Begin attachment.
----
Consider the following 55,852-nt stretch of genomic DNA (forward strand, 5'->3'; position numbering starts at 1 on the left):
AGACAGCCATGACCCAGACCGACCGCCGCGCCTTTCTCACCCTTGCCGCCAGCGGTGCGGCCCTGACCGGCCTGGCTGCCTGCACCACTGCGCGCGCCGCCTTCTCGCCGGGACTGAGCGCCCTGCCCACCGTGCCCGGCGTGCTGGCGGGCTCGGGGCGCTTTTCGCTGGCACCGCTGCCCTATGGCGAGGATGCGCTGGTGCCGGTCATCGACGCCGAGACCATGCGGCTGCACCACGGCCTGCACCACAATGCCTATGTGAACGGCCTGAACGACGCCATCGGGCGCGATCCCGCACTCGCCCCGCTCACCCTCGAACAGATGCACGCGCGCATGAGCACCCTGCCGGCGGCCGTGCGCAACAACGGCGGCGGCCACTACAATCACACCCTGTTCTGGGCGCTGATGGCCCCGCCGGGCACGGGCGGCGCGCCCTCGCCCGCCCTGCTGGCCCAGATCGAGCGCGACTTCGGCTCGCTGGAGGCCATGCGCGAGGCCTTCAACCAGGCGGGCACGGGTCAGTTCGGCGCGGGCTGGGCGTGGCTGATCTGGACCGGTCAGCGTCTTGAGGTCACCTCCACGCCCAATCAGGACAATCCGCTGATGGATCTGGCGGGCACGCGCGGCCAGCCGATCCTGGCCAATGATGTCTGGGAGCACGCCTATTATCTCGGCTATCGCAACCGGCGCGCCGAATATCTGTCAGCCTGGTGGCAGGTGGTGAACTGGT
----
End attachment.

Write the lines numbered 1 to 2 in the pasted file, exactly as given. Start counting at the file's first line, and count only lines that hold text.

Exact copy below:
Consider the following 55,852-nt stretch of genomic DNA (forward strand, 5'->3'; position numbering starts at 1 on the left):
AGACAGCCATGACCCAGACCGACCGCCGCGCCTTTCTCACCCTTGCCGCCAGCGGTGCGGCCCTGACCGGCCTGGCTGCCTGCACCACTGCGCGCGCCGCCTTCTCGCCGGGACTGAGCGCCCTGCCCACCGTGCCCGGCGTGCTGGCGGGCTCGGGGCGCTTTTCGCTGGCACCGCTGCCCTATGGCGAGGATGCGCTGGTGCCGGTCATCGACGCCGAGACCATGCGGCTGCACCACGGCCTGCACCACAATGCCTATGTGAACGGCCTGAACGACGCCATCGGGCGCGATCCCGCACTCGCCCCGCTCACCCTCGAACAGATGCACGCGCGCATGAGCACCCTGCCGGCGGCCGTGCGCAACAACGGCGGCGGCCACTACAATCACACCCTGTTCTGGGCGCTGATGGCCCCGCCGGGCACGGGCGGCGCGCCCTCGCCCGCCCTGCTGGCCCAGATCGAGCGCGACTTCGGCTCGCTGGAGGCCATGCGCGAGGCCTTCAACCAGGCGGGCACGGGTCAGTTCGGCGCGGGCTGGGCGTGGCTGATCTGGACCGGTCAGCGTCTTGAGGTCACCTCCACGCCCAATCAGGACAATCCGCTGATGGATCTGGCGGGCACGCGCGGCCAGCCGATCCTGGCCAATGATGTCTGGGAGCACGCCTATTATCTCGGCTATCGCAACCGGCGCGCCGAATATCTGTCAGCCTGGTGGCAGGTGGTGAACTGGT